BackTable / ENT / Podcast / Episode #137
Balloon Sinuplasty: Evolution, Efficacy & Expert Insights
with Dr. Ayesha Khalid
In this episode of BackTable ENT, Dr. Gopi Shah and Dr. Ayesha Khalid, rhinologist with Cambridge Health Alliance in Massachusetts, discuss balloon sinuplasty indications, techniques, and post-operative management.
BackTable, LLC (Producer). (2023, October 24). Ep. 137 – Balloon Sinuplasty: Evolution, Efficacy & Expert Insights [Audio podcast]. Retrieved from https://www.backtable.com
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Dr. Ayesha Khalid
Dr. Ayesha Khalid is the chief of the ENT division at Cambridge Health Alliance in Massachusetts.
Dr. Gopi Shah
Dr. Gopi Shah is a practicing ENT at UT Southwestern Medical Center in Dallas, TX.
First, Ayesha reviews the history of balloon sinuplasty. Originally used in cardiology, otolaryngologists adopted balloons as a less-invasive option to widen sinus ostia. Over time, balloon sinuplasty transitioned from being an operative procedure to one that can be done in-office with select patients. In Ayesha’s experience, facial pain and nasal stuffiness are the symptoms most responsive to balloon sinuplasty.
Then, the conversation shifts to application of balloon technology. Rather than thinking about balloon procedures and traditional functional sinus surgery as mutually exclusive, Ayesha sees them as complementary tools. Patients with straightforward sinusitis or barotrauma often improve with an in-office balloon procedure and sinus rinses. When scheduling an in-office balloon procedure, Ayesha counsels on the odds of success (over seventy percent) and possible need for further surgery. For example, patients with polyp disease might be better suited to a more traditional sinus surgery. Even in these cases, Ayesha uses balloons to widen ostia, as they inflict less trauma than traditional sinus instrumentation. Ayesha then walks listeners through her preparation for and performance of an in-office balloon procedure.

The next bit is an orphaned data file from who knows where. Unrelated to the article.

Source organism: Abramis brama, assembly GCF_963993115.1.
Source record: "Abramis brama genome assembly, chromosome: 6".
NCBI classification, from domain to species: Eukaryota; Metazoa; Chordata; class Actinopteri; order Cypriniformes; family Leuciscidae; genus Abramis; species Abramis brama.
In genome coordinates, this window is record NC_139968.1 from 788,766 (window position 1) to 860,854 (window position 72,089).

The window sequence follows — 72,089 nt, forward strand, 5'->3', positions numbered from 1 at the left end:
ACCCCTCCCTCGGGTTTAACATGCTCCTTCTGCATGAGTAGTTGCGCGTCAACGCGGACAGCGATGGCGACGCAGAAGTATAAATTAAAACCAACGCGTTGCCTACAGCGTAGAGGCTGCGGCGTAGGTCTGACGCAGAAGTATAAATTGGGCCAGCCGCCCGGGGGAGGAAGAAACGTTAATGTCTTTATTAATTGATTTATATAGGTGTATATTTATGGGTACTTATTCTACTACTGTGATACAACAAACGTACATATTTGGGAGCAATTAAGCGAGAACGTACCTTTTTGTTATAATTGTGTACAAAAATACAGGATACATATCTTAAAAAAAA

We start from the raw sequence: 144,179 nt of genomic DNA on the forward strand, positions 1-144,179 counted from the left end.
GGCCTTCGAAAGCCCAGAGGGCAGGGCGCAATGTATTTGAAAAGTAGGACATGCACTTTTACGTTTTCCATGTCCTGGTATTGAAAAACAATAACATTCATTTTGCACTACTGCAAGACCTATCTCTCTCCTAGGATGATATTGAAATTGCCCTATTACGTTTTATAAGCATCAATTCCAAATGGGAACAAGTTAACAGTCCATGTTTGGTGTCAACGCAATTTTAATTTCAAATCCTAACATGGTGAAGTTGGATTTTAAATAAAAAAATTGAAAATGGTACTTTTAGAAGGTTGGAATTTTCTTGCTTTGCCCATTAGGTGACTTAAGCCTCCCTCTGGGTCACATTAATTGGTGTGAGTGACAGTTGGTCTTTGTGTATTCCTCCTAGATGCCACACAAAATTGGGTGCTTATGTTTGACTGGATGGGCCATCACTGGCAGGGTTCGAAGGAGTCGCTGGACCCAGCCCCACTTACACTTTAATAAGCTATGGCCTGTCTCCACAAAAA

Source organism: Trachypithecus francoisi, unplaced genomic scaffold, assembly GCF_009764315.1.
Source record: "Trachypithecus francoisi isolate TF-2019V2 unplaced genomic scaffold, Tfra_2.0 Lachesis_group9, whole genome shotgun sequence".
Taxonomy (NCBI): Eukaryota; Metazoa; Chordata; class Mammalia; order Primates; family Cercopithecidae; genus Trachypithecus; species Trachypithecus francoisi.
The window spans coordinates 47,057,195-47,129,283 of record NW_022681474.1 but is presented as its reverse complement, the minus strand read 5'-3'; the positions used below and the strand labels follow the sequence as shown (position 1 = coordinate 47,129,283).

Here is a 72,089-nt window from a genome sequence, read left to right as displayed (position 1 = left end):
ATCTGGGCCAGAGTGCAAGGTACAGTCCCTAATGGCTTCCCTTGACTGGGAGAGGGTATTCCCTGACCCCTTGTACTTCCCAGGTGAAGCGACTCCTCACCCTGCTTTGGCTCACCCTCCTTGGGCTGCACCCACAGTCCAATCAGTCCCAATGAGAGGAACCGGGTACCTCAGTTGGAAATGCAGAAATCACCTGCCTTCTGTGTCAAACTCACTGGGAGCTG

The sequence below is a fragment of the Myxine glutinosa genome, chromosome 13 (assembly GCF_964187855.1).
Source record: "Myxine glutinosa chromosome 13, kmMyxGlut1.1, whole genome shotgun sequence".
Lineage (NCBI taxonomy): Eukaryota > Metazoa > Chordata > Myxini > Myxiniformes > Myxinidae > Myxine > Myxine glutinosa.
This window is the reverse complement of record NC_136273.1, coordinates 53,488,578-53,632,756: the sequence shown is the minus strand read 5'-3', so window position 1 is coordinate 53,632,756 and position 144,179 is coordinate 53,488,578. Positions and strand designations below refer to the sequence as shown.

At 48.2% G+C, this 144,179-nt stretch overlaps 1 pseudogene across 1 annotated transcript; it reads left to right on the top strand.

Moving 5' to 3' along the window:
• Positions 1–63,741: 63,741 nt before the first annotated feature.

Finally, Ayesha fits balloon sinuplasty into the larger context of sinusitis treatment. She emphasizes the importance of sinus rinses for sinusitis patients both pre-and post-operatively. She sees patients one week, one month, and then three months following any balloon procedure. Depending on the nature of their disease, patients sometimes require steroids or biologics after their balloon, but most report improvement of their sinus symptoms. Ayesha leaves listeners with advice on expanding one’s procedural toolkit as a practicing ENT.
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